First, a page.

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Rights: University of Waikato
Published 18 March 2011 Referencing Hub media
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Dr David Stevenson, a senior scientist with Plant & Food Research, explains that recent research into the activity of polyphenolic antioxidants has shown that they have more of a pro-oxidant effect rather than an antioxidant effect. This generates a mild oxidative stress, which the body responds to by up-regulating its own antioxidant defences. It is thought to be similar to the response the body makes to exercise.

Point of interest
Could eating a daily dose of fruit and vegetables have the same beneficial effect on the body as engaging in a bout of mild exercise?

Transcript

DR DAVID STEVENSON
The reason we are interested in understanding how polyphenolic antioxidants work is that it used to be thought that the antioxidants in the body functioned the same way as they do in the chemical assay – they are just neutralised free radicals.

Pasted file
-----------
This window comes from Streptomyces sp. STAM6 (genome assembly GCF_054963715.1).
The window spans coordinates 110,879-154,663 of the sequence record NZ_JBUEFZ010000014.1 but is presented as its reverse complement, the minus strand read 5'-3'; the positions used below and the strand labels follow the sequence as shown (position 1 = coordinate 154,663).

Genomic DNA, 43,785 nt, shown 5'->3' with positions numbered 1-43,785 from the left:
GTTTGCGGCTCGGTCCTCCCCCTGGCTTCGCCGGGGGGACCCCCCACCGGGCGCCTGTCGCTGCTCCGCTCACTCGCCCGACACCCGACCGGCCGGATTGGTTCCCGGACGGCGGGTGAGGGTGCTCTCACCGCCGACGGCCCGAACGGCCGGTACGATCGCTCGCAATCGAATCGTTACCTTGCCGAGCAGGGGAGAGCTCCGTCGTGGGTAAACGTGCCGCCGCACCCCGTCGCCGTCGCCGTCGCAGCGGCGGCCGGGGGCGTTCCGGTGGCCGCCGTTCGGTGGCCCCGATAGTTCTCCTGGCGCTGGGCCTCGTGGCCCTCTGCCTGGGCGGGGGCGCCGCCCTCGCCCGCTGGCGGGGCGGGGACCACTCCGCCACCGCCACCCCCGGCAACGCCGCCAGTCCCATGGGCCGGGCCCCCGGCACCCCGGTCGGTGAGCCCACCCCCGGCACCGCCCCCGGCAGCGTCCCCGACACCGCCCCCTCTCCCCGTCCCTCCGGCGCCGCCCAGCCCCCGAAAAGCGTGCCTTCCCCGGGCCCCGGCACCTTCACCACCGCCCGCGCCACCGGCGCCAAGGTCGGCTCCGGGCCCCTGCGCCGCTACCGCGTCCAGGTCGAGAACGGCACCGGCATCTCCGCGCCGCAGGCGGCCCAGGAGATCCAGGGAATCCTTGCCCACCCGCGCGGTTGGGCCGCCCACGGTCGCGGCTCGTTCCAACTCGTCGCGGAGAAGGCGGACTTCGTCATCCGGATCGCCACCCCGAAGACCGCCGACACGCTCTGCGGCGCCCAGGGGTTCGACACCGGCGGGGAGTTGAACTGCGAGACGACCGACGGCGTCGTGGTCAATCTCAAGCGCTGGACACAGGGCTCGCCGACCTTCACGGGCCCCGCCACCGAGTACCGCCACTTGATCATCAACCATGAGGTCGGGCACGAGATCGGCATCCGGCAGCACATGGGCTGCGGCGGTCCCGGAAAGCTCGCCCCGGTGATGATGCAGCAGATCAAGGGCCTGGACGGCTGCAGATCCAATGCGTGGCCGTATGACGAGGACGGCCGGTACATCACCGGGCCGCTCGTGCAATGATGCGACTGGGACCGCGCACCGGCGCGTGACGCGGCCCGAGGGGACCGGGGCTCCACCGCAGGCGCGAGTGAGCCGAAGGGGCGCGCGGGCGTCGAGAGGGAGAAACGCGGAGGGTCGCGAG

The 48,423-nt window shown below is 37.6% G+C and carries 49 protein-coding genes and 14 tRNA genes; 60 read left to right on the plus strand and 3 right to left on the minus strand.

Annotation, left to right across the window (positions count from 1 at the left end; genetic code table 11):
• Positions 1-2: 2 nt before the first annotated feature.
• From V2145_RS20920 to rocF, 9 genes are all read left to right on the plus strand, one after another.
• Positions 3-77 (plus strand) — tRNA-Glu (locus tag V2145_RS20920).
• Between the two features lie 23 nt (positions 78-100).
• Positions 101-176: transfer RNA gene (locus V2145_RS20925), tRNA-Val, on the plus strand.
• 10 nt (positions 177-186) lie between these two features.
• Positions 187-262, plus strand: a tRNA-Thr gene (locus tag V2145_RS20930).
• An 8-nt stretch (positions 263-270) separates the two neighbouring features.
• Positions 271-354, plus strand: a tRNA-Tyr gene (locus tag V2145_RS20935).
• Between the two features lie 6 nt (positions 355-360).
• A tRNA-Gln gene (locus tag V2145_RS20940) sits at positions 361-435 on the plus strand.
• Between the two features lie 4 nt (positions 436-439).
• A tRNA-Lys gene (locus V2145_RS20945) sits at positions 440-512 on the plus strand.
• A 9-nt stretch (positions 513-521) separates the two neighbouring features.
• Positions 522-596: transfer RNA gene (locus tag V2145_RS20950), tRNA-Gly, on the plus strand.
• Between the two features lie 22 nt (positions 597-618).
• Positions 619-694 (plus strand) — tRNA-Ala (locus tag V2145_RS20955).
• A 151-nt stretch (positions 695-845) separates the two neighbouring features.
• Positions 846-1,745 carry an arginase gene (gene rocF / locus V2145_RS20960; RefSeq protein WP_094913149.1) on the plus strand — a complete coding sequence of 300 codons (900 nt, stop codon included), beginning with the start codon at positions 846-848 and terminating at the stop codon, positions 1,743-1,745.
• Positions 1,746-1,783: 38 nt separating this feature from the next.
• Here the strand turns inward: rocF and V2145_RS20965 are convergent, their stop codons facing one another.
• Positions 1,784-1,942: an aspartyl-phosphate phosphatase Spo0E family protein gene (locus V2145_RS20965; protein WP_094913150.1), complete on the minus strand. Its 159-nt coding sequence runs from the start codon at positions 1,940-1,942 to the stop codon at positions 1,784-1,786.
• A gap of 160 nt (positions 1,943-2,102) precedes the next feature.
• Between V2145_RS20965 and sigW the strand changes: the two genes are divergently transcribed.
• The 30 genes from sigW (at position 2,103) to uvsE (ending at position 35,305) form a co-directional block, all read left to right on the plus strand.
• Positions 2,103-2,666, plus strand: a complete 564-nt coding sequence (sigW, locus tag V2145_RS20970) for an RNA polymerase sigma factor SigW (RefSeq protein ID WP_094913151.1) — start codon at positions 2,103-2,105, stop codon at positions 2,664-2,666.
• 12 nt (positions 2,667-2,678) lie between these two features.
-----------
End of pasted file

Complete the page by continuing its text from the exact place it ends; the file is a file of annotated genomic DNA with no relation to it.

We now know that does happen but it’s a very minor effect, because our bodies have all sorts of antioxidant defences. And on top of that, the polyphenols maybe make 1 or 2% difference, and that can’t really explain all the apparent health benefits of consuming polyphenols in fruit and vegetables.

The new theory of how antioxidants work is actually that they are what they call pro-oxidants, which actually generate a mild oxidative stress, and that then up-regulates or stimulates the body’s own antioxidant defences. And so you get a huge effect from a small amount of what you might call an antioxidant.

So we now think antioxidants actually have a similar effect to exercise. We know that exercise generates oxidative stress and that then signals all the beneficial adaptations so that we can exercise better.

We now think that some of the polyphenols can actually get into the mitochondria and cause a mild disruption to their metabolic pathways and generate an oxidative stress which, to the cells looks exactly the same as exercise, like a vaccine stimulating the immune system – it’s the same principle.

Eating fruit and vegetables may well have a similar effect to doing exercise. It doesn’t mean we can give up exercise, because there are lots of things that exercise does which simply stimulating oxidative stress won’t do, like strengthening bones and muscles and things like that.

Acknowledgements:
Mako
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James Dolphin